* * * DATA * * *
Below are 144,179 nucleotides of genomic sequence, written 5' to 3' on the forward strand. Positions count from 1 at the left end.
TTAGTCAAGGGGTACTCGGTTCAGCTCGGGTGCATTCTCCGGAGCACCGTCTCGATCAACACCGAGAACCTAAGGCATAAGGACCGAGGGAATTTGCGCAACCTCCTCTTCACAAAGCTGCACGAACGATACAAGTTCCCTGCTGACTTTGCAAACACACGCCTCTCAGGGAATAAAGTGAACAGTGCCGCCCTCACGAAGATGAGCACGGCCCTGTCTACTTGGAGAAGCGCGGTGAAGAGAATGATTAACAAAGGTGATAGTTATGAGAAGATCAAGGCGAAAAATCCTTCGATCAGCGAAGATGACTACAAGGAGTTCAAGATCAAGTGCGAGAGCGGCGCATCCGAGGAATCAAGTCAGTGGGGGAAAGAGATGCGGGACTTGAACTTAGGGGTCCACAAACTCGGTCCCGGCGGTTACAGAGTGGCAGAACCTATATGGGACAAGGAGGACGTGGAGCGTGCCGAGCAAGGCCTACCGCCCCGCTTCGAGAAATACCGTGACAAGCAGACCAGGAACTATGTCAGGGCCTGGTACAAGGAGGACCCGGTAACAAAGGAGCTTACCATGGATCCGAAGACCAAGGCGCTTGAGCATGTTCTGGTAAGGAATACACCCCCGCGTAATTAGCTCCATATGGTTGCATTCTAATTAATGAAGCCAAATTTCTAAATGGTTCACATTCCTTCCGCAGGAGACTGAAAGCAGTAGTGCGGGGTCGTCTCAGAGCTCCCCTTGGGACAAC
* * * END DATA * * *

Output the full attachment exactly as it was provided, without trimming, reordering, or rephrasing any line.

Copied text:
Below are 144,179 nucleotides of genomic sequence, written 5' to 3' on the forward strand. Positions count from 1 at the left end.
TTAGTCAAGGGGTACTCGGTTCAGCTCGGGTGCATTCTCCGGAGCACCGTCTCGATCAACACCGAGAACCTAAGGCATAAGGACCGAGGGAATTTGCGCAACCTCCTCTTCACAAAGCTGCACGAACGATACAAGTTCCCTGCTGACTTTGCAAACACACGCCTCTCAGGGAATAAAGTGAACAGTGCCGCCCTCACGAAGATGAGCACGGCCCTGTCTACTTGGAGAAGCGCGGTGAAGAGAATGATTAACAAAGGTGATAGTTATGAGAAGATCAAGGCGAAAAATCCTTCGATCAGCGAAGATGACTACAAGGAGTTCAAGATCAAGTGCGAGAGCGGCGCATCCGAGGAATCAAGTCAGTGGGGGAAAGAGATGCGGGACTTGAACTTAGGGGTCCACAAACTCGGTCCCGGCGGTTACAGAGTGGCAGAACCTATATGGGACAAGGAGGACGTGGAGCGTGCCGAGCAAGGCCTACCGCCCCGCTTCGAGAAATACCGTGACAAGCAGACCAGGAACTATGTCAGGGCCTGGTACAAGGAGGACCCGGTAACAAAGGAGCTTACCATGGATCCGAAGACCAAGGCGCTTGAGCATGTTCTGGTAAGGAATACACCCCCGCGTAATTAGCTCCATATGGTTGCATTCTAATTAATGAAGCCAAATTTCTAAATGGTTCACATTCCTTCCGCAGGAGACTGAAAGCAGTAGTGCGGGGTCGTCTCAGAGCTCCCCTTGGGACAAC